The defence team in the Koh Tao murder case has submitted a 56-page closing statement yesterday to Surat Thani's Koh Samui Court. The team is defending two Myanmar migrant workers accused of killing two British tourists in mid-September last year.
The verdict is expected on December 24.
According to the team's press statement, the seven-member team, working on a pro bono basis, called for the court to consider dismissing charges against Zaw Lin and Wai Phyo (Win Zaw Htun) due to the following points:
The process of interrogating and charging the accused prior to prosecution was unlawful. For instance, they were questioned as "witnesses", before the testimony was turned into a so-called confession, with the duo "admitting" to murder and rape charges. They were questioned without the presence of lawyers, and were not provided with adequate translation or legal representation. Their DNA samples were collected against their wishes and, hence, are inadmissible as evidence in court.
The so-called confessions cited by the prosecution in court had been collected through torture and threats to their lives. The accused were made to sign documents and confessions even though they had no understanding of the content, and clips of them being forced to "re-enact" the crime should not be admissible as evidence in court.
No link has been shown between the alleged murder weapon - a hoe - and the accused. DNA samples from the hoe do not match those of the accused.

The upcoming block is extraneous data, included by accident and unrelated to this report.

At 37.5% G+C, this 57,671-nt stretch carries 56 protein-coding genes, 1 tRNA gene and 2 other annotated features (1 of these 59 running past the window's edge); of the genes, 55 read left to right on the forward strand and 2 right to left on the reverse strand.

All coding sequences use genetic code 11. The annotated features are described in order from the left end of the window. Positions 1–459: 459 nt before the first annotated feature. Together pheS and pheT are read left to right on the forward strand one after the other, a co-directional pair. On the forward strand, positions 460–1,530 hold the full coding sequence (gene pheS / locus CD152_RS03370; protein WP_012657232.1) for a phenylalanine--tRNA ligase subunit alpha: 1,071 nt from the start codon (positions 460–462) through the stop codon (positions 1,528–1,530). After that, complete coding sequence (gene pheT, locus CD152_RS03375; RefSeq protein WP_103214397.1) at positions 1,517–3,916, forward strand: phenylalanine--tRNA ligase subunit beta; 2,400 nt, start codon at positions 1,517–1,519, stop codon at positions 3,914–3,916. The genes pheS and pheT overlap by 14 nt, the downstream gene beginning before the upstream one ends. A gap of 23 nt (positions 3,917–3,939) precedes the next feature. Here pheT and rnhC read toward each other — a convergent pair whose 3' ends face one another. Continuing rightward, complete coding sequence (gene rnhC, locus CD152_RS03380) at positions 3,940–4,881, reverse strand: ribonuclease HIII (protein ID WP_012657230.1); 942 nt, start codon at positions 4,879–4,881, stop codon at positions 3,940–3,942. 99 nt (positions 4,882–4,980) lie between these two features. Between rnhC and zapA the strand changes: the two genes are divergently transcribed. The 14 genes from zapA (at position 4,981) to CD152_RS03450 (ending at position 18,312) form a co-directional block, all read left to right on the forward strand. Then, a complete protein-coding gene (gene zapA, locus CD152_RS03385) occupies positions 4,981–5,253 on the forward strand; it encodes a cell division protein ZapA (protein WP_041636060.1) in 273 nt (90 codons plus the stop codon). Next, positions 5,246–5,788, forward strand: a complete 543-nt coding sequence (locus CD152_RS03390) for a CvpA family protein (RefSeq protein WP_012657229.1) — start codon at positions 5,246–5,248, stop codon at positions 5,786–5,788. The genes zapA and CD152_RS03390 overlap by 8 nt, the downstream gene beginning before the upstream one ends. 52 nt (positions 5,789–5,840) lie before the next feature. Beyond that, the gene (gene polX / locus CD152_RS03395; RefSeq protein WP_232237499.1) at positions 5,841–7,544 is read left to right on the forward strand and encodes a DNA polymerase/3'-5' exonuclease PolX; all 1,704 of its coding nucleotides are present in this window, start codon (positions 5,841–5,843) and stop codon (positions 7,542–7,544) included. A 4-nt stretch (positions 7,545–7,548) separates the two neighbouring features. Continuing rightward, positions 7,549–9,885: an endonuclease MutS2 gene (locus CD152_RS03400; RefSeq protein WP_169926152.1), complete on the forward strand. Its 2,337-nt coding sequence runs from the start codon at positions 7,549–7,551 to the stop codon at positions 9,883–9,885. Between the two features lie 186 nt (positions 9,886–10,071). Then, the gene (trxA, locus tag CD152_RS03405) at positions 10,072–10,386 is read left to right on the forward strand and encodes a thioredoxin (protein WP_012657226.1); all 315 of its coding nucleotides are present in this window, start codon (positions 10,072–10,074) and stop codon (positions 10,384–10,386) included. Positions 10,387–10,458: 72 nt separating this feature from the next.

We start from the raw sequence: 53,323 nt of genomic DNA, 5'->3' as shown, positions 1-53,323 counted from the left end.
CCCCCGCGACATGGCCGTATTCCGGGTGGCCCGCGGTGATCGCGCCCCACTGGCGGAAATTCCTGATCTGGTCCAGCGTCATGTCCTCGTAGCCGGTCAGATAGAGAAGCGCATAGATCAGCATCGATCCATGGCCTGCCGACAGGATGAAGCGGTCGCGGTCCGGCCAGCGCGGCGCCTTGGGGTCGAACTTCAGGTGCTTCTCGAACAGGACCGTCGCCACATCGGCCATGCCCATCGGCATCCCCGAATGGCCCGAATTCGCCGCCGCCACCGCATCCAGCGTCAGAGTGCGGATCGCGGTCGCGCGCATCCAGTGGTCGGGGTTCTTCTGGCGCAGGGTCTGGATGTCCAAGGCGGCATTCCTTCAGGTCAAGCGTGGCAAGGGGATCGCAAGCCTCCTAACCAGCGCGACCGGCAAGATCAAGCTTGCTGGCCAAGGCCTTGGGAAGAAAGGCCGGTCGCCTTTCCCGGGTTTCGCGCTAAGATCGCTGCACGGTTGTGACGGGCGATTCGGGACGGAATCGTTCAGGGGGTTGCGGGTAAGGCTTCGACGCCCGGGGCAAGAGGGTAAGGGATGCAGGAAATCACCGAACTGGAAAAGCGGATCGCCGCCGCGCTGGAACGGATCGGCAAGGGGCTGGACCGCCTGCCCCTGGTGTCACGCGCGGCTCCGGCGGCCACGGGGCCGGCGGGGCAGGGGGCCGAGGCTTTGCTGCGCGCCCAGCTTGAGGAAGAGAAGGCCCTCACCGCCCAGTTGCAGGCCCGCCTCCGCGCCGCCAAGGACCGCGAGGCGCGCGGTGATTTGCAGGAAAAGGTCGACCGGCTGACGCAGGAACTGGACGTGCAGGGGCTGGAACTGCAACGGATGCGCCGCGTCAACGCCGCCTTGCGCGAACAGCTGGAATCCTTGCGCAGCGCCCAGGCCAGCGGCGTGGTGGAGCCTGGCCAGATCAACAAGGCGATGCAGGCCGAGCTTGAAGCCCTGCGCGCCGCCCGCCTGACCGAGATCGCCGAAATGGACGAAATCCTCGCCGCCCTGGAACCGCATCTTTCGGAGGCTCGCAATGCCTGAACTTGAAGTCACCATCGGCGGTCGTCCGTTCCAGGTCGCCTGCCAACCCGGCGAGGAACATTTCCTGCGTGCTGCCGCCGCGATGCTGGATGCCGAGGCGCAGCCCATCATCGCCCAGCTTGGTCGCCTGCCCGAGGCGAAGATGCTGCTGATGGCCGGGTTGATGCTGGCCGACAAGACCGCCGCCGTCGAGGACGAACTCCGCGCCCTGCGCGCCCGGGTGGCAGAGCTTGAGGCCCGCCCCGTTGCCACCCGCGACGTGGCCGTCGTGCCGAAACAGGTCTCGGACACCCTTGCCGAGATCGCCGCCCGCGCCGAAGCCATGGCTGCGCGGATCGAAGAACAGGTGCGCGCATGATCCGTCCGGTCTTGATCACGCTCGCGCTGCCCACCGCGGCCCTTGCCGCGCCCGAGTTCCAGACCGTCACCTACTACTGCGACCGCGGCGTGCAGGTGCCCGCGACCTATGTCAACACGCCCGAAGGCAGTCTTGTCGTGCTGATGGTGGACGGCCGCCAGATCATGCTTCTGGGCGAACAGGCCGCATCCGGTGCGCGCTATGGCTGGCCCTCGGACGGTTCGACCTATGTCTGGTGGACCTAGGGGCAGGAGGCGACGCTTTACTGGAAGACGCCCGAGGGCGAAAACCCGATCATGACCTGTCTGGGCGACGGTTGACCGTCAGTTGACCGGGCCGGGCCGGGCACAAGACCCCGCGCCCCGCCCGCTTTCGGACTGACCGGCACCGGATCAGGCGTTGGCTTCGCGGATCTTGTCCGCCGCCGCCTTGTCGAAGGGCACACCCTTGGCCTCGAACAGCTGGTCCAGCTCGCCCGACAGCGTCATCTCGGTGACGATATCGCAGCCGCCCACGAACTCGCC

The DNA evidence that allegedly matches the accused as well as other surrounding or circumstantial evidence apparently proving their guilt is unreliable and should not be considered. This so-called evidence was not collected, tested or analysed in accordance with internationally accepted standards. This includes all evidence allegedly linking the accused to the crime scene, such as cigarette butts, theft of the male victim's mobile phone and sunglasses as well as the "running man" caught on CCTV.
The prosecution's case is marked by the absence of significant evidence necessary to prove the guilt of the accused. This absent evidence includes photographs of the crime scene, autopsy and DNA analysis process, chain of custody documents for forensic evidence, certain forensic evidence documents as well as a detailed DNA analysis laboratory case notes.
In addition, the clothes and the body of the female victim - which should have contained significant traces of the perpetrators' DNA - was either not tested at all, or tested but not included in the prosecution file or case evidence list. CCTV footage provided by the prosecution seemed to be incomplete.